Why Your Home Needs Crawlspace Insulation

Why Your Home Needs Crawlspace Insulation

So you’ve contracted professionals and made sure to properly insulate most of your home. But there’s something wrong. The walls are nice and warm but the floors are unbearably cold! What happened?

It could be your crawlspace. While this part of the house is basically hidden away, it’s still as important as any room when it comes to having continuous and full insulation coverage. Crawlspace insulation is integral to make your home as comfortable and as energy efficient as it should be.

crawlspace-closed-cell-sprayfoam

 

Why do you need crawlspace insulation?

So why is there a need to invest in a part of your house that no one’s ever going to see? Because without some attention a crawlspace can not only lead to uncomfortable drafts and cold feet but also moisture issues that could damage the structure of quality of your indoor air. This can seriously affect how you live.

To complement your existing insulation

A chain is only as strong as its weakest link. You need complete coverage to maximize your insulation’s many benefits. That’s because even if you’ve made sure to properly insulate the walls and the attic, you can still lose some of that heat through your floors.

A crawlspace or basement, if uninsulated, has totally unprotected walls and a moisture-rich floor. Heat energy moves from warm to cold so these cold areas essentially suck the heat away from your conditioned living space. Another concern is a concept called stack-effect in which warm air rising up and exiting your home’s upper floors and attic will be replaced by air leaking in lower in the building. This movement of air through the structure is a huge source of energy loss and contributes to uncomfortable drafts. To combat this, furnaces run longer and harder to compensate for shifting temperatures indoors. 

Houses work as a system so to perform at their best all components need to do their part. So don’t forget about what’s under your floors.

To help regulate indoor air

Bare walls inside your crawlspace aren’t airtight. They can still let unfiltered air in. It seeps through the floor, partitions and ducts and into your home’s main living space.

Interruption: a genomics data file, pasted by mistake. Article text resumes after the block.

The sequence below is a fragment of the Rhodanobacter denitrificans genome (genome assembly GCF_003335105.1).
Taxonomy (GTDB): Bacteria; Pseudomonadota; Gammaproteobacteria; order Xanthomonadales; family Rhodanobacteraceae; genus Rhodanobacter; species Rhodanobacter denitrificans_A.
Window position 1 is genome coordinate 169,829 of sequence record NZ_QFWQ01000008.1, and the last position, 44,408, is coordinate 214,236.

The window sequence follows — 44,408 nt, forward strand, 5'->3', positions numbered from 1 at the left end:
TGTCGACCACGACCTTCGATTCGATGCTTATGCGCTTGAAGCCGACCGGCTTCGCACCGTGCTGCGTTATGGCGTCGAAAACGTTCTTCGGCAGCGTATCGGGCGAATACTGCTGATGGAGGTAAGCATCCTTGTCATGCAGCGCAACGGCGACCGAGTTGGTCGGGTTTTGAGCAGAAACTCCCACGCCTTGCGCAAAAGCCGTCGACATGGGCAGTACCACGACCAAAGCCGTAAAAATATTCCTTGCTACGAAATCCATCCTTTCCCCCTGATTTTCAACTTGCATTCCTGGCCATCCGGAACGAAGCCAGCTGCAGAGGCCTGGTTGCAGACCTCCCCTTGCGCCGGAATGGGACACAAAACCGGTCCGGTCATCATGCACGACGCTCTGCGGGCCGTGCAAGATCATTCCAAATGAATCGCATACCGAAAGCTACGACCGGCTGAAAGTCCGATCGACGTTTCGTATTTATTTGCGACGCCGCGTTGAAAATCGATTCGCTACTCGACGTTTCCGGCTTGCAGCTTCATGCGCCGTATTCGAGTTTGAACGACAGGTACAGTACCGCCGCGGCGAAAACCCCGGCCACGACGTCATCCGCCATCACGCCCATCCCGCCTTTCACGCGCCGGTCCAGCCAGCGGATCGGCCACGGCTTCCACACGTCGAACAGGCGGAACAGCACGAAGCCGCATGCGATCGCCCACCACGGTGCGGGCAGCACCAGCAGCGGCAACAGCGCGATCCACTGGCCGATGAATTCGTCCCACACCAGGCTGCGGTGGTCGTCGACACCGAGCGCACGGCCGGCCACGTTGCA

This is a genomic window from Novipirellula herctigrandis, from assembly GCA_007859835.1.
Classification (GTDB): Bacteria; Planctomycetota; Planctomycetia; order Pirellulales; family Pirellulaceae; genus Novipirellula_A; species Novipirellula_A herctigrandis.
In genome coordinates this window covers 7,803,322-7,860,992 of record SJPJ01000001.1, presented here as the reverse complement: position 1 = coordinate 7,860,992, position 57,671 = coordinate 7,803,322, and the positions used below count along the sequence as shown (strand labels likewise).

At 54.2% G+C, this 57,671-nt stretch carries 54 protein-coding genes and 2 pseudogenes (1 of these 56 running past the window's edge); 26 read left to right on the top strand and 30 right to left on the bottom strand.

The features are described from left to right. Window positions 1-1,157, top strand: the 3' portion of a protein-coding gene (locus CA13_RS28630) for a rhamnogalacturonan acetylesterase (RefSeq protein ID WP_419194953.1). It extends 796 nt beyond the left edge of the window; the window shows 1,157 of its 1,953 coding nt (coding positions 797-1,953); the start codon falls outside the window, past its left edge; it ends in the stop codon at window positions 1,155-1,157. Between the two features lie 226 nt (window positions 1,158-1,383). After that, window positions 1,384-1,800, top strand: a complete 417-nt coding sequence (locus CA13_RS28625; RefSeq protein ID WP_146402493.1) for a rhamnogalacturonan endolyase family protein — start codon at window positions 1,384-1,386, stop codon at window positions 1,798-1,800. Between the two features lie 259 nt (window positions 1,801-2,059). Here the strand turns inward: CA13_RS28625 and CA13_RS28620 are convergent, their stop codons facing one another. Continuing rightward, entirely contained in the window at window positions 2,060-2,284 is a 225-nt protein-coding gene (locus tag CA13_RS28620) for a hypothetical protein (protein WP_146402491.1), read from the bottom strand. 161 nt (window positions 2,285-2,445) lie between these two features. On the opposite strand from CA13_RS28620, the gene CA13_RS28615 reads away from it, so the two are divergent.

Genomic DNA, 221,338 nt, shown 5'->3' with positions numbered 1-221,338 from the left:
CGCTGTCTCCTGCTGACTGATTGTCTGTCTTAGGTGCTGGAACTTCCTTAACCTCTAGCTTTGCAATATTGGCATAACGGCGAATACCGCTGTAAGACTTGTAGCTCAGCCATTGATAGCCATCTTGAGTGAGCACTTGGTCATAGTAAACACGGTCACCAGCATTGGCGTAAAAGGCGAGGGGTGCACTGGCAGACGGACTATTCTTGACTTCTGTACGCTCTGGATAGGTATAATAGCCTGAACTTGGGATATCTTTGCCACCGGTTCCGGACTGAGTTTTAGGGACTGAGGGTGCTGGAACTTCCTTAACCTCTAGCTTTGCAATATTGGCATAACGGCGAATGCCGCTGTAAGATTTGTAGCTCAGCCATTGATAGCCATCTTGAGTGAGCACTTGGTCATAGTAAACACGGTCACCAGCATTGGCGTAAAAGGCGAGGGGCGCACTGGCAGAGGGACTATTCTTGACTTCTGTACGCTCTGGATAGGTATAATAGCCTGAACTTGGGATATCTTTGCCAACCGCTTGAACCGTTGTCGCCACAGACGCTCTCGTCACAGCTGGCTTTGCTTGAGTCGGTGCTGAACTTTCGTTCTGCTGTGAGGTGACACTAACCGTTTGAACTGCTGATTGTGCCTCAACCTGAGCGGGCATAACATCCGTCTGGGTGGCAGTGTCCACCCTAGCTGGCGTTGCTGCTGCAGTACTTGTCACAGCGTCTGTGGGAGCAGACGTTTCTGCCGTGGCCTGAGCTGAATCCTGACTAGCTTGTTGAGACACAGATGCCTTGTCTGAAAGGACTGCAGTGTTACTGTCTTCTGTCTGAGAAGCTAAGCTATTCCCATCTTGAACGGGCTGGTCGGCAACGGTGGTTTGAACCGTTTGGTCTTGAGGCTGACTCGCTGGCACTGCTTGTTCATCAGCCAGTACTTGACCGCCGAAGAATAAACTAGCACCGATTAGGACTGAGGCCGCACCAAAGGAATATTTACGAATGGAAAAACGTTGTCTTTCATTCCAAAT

crawl-space-closed-cell-foam
crawl-space-closed-cell-foam Closed-Cell Foam on Walls and Rim Joist of Crawl Space

This is contaminated air that carries allergens, moisture and other irritants which will circulate indoors. 

Insulating your crawlspace can prevent this. By making sure that the air quality is regulated beneath your house, you can be in better control of the air your family is breathing indoors. Vapor barriers and products like spray foam that work to seal and insulate help control. More on this below. The main point is that if you can contain this unwanted air movement you can be in a position to monitor and control it keeping it healthy and safe. 

 

To save more energy and money

Through proper insulation you’re saving energy which means lower bills. According to the US Department of Energy, crawlspace insulation is just as important as insulating the main parts of the house because it relieves some of the work that your HVAC units have to do on a daily basis. When added to your overall insulation system, crawlspace insulation can keep more unfiltered air out and maintain indoor temperatures and humidity levels. Meaning, the heating and cooling system that you have don’t have to work as hard and eat that much electricity and fuel. And with this reduction on energy consumption, you’re making your home a lot greener.

To increase your home’s market value

If you’re planning on eventually selling your home, its market value can go up when it’s well-equipped with the right insulation. That’s because most buyers today value and prefer energy efficiency. With today’s growing awareness, buyers want houses that are much friendlier to their pockets and to the environment. 

How is crawlspace insulation installed?